Another, which he has called "the most crucial area for comprehensive schools in Scotland over the next few years", is vocational education.
"All the evidence we have is that pupils doing these behave better, attend better, are less of a problem and see a purpose in what they are doing," he says.
At Clyde Valley High in Wishaw, third year pupils are revelling in their freedom from being compelled to take classes and Standard grade exams that don't interest them - in some subjects at least - for the sake of a notional breadth of the curriculum.
They have the option to drop entire modes, such as science, modern languages or creative and aesthetic studies. Instead they can take courses at Intermediate 1 in auto engineering, construction and beauty and hairdressing.
"At the moment these are course units, although they do provide qualifications recognised by colleges and employers," says Ian Sommerville, the headteacher. "As of next year we will be offering entire Intermediate 1 courses."
An existing partnership with Motherwell College provided a strong foundation for developing these vocational courses, he says.
"Lecturers from the college come into school to deliver the classes, which is far better than kids going out to college."
Mr Sommerville explains that falling school rolls mean many schools have space that could readily be equipped for teaching car mechanics, construction and beauty and hairdressing.
In the beauty salon, girls in smart white coats are performing mysterious rituals on each other's faces, hair and legs.
"I knew I wanted to be a beauty therapist before I picked my subjects," says Stefinie O'Dwyer. "The teachers helped me to pick ones that would be good for that.
"My mum let me do her hair and I did a good job. Really nice."
"So far we haven't had any boys doing beauty or girls doing construction, but they can," Mr Sommerville says.
After visiting the car bay, which contains a Rover, a Volkswagen, a hydraulic ramp, and a partially dismantled engine, but no pupils right now, Mr Sommerville opens the door on a large, airy room with roof windows, hand-painted walls and a bare floor. In one corner a busy looking group of boys in blue overalls is mixing cement.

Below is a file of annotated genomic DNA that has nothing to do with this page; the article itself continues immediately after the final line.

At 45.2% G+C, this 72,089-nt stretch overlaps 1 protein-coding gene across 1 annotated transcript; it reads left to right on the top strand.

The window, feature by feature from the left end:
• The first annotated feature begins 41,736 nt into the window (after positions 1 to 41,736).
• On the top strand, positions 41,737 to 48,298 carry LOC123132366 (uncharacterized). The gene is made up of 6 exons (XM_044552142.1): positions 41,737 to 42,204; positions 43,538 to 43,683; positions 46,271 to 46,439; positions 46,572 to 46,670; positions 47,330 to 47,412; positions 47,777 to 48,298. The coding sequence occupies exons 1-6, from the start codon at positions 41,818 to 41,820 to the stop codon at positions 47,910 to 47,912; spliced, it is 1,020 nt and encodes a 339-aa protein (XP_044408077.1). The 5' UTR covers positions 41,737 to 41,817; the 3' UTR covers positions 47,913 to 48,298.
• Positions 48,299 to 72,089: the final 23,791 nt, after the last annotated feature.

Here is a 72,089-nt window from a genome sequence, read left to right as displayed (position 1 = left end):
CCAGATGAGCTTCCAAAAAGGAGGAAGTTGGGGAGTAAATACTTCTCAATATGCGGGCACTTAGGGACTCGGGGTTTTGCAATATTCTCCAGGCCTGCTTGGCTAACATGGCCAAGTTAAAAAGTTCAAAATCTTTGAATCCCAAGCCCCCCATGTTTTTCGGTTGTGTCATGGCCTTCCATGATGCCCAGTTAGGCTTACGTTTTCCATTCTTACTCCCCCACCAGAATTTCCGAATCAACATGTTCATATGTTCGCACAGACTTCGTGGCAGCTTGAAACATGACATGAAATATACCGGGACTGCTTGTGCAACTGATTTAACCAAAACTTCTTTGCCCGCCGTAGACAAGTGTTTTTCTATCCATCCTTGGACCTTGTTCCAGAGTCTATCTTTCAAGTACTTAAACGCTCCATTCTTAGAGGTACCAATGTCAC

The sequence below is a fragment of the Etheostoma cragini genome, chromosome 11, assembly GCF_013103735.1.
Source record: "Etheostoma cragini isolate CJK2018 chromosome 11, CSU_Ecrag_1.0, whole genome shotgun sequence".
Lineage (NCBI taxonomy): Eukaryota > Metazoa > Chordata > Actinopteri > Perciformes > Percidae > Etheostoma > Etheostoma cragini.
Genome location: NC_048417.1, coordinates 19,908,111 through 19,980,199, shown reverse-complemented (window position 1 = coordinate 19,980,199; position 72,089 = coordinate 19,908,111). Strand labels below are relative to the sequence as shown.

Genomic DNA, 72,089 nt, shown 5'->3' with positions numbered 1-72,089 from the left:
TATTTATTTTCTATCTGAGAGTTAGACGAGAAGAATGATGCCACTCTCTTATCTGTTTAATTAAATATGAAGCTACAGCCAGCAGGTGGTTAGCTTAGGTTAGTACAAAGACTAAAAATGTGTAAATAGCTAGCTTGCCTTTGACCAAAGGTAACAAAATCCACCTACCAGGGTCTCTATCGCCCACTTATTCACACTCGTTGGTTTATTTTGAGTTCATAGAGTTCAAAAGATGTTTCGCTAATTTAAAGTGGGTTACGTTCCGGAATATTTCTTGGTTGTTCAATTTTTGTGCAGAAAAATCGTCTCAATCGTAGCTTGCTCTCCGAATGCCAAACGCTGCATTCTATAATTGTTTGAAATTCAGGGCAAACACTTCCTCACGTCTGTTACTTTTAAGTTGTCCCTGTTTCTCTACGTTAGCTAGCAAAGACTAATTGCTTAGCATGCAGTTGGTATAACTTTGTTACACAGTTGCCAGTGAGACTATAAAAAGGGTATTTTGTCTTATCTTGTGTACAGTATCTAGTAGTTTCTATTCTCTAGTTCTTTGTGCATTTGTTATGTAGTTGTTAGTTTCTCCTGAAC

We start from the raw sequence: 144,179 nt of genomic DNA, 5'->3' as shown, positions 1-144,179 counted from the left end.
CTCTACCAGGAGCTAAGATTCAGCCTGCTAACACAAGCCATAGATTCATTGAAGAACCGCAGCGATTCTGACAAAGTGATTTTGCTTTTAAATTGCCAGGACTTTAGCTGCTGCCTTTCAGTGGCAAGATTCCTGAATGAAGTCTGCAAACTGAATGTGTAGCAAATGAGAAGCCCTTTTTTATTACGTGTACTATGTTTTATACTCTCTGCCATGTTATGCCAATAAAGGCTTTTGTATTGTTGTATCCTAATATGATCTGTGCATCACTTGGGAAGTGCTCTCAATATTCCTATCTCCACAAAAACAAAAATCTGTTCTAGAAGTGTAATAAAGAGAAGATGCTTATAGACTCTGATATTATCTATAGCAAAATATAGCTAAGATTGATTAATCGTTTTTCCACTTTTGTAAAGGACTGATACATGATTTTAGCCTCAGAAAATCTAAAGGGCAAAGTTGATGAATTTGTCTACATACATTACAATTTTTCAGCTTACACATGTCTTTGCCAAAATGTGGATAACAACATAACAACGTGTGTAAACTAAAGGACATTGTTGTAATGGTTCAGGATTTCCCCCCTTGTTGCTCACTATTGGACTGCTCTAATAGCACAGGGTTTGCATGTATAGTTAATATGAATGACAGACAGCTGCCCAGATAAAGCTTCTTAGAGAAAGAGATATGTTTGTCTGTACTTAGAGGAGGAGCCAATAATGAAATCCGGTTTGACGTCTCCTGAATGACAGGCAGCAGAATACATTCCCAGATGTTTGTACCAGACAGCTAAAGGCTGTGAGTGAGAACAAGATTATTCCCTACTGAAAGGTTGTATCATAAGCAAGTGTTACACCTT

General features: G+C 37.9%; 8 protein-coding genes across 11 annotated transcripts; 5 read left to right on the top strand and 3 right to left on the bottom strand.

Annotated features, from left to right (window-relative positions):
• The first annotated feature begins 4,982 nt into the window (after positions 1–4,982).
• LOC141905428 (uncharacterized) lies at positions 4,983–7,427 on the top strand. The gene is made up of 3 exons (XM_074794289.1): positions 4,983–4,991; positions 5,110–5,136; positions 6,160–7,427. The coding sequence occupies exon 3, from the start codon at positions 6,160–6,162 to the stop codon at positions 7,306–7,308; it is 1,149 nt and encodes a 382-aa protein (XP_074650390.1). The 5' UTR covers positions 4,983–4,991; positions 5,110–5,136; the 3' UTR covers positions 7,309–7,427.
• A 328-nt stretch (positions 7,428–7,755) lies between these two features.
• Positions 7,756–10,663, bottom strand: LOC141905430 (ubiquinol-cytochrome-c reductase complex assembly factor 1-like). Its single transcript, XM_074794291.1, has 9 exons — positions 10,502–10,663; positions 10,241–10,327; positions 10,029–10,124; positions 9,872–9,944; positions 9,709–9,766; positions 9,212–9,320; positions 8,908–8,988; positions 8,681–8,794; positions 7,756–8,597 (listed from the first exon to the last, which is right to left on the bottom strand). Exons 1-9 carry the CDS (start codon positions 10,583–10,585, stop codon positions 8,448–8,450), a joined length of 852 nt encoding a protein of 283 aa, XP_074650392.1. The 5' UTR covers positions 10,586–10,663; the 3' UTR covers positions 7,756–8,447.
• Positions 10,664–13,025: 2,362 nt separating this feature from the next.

"We've been laying a garage floor and we're going to build a patio," explains Sean Quigley, 14, who wants to be a car mechanic when he leaves school.
"I'm not doing art, drama or music this year. But it was me who painted this part of the wall," he says, pointing with justifiable pride to a big St Andrew's cross and colourful abstract design.
"I talked to the fourth years and they said I should do construction because it was really good. The thing is, you like doing it, so you get fired into it. Some other subjects aren't interesting and you don't want to do them."
As well as having the option to study auto engineering, construction and beauty and hairdressing at Intermediate 1, the third year pupils are able to choose Skill Force (outdoor activity courses run by former military officers), hospitality and PC Passport, focusing on industry standard information technology skills.
The only compulsory subjects are English and maths. The effects on pupils have been highly beneficial, says Mr Sommerville.
"Each year when it came to subject choice time there were pupils who were struggling in particular columns to choose something they really wanted to do.
"When we started to think flexibly about what alternatives we might offer, we had to look at the physical location, the material apparatus, the timetable. But with strong support from the authority, none of that was too difficult. It's working really well now.
"We offer kids a curriculum that provides breadth and does not over-specialise. It gives young people a wider choice which improves their motivation, and in the longer term, I believe, it will raise achievement, performance and attainment."